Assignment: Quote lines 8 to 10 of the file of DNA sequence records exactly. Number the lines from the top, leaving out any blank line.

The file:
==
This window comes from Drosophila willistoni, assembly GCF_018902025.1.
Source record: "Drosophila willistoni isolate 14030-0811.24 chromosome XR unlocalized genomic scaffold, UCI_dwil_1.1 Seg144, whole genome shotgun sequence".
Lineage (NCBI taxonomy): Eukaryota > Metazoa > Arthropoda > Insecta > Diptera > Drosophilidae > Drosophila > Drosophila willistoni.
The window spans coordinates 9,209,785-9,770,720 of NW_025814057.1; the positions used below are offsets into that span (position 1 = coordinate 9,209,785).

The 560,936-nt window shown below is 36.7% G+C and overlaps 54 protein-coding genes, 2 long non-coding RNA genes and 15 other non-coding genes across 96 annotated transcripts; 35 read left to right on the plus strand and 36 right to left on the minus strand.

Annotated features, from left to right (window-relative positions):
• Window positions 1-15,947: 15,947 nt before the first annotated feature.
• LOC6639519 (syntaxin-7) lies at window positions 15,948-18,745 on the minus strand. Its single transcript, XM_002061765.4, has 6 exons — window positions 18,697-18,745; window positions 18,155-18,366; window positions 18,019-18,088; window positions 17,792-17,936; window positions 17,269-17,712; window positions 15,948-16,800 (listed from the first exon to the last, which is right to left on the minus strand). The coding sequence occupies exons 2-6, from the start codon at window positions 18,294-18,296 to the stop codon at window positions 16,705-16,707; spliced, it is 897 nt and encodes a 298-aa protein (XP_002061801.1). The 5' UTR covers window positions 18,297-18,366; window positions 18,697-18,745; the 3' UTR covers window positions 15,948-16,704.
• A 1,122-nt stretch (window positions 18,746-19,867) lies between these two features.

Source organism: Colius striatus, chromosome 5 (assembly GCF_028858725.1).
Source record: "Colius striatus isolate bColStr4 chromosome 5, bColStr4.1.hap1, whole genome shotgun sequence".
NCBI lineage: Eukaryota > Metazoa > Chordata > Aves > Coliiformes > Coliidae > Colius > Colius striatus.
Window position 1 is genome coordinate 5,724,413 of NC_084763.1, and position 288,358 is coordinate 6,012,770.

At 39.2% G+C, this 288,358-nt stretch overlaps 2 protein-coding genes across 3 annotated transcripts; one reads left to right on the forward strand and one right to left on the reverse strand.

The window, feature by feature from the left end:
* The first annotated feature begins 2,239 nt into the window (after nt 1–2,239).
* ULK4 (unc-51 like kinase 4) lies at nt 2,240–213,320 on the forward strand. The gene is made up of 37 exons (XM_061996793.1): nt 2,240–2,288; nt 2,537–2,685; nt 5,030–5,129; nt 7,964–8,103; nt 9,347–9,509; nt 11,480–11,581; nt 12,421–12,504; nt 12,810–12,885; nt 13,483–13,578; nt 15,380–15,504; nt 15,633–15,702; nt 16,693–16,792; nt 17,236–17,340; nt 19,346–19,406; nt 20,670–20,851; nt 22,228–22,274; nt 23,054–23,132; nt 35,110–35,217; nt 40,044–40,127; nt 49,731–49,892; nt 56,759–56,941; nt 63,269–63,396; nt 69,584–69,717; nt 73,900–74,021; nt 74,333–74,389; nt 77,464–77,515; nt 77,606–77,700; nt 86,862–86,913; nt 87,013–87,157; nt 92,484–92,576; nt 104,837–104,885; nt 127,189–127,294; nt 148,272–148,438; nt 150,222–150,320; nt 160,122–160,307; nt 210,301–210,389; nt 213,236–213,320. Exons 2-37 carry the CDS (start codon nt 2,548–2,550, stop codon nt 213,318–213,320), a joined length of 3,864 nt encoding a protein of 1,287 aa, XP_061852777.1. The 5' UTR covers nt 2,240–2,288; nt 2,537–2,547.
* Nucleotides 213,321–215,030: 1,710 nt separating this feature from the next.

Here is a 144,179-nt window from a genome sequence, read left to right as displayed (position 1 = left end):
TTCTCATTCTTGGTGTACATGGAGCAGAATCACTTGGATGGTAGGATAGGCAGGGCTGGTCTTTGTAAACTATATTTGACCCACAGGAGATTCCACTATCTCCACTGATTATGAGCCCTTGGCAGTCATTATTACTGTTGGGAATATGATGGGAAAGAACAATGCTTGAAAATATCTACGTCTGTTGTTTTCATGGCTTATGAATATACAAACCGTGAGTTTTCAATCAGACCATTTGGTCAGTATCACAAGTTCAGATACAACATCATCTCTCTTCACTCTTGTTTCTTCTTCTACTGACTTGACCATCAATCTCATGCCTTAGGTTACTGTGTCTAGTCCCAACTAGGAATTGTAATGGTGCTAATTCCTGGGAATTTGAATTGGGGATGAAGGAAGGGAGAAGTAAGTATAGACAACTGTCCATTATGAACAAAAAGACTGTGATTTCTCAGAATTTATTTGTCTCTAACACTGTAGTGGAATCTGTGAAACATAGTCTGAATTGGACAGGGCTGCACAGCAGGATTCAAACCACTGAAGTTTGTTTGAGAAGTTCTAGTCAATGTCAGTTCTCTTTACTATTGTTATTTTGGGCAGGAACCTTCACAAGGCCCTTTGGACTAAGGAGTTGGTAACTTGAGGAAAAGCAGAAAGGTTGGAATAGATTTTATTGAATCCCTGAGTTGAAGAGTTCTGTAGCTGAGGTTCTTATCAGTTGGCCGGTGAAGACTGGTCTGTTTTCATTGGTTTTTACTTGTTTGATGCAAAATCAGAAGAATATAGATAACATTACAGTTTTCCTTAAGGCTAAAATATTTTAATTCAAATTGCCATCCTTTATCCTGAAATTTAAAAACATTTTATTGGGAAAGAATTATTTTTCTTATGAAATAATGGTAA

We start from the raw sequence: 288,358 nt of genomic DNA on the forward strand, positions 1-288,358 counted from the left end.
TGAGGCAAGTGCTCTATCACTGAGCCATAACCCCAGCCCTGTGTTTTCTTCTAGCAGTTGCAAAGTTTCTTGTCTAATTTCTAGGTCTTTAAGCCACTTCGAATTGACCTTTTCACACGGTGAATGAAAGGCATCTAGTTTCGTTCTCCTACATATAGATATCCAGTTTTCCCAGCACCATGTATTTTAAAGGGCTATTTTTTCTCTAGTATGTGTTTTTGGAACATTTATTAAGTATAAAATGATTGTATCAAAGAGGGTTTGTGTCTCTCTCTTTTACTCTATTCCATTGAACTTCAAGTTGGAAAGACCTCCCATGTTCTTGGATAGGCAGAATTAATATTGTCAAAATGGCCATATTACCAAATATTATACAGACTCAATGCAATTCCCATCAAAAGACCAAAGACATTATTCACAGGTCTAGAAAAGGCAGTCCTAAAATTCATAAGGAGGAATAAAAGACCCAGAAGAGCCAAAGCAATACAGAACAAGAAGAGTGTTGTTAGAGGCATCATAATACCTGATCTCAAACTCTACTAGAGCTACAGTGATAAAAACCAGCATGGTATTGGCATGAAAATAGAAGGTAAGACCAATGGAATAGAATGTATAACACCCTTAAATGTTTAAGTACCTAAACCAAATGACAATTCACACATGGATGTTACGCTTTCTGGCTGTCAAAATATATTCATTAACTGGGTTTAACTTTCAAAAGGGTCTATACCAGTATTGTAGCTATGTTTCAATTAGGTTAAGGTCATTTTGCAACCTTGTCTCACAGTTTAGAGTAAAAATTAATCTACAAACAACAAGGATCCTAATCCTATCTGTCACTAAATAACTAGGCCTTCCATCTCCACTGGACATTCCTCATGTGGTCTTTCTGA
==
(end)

• LOC6639519 (syntaxin-7) lies at window positions 15,948-18,745 on the minus strand. Its single transcript, XM_002061765.4, has 6 exons — window positions 18,697-18,745; window positions 18,155-18,366; window positions 18,019-18,088; window positions 17,792-17,936; window positions 17,269-17,712; window positions 15,948-16,800 (listed from the first exon to the last, which is right to left on the minus strand). The coding sequence occupies exons 2-6, from the start codon at window positions 18,294-18,296 to the stop codon at window positions 16,705-16,707; spliced, it is 897 nt and encodes a 298-aa protein (XP_002061801.1). The 5' UTR covers window positions 18,297-18,366; window positions 18,697-18,745; the 3' UTR covers window positions 15,948-16,704.
• A 1,122-nt stretch (window positions 18,746-19,867) lies between these two features.

Source organism: Colius striatus, chromosome 5 (assembly GCF_028858725.1).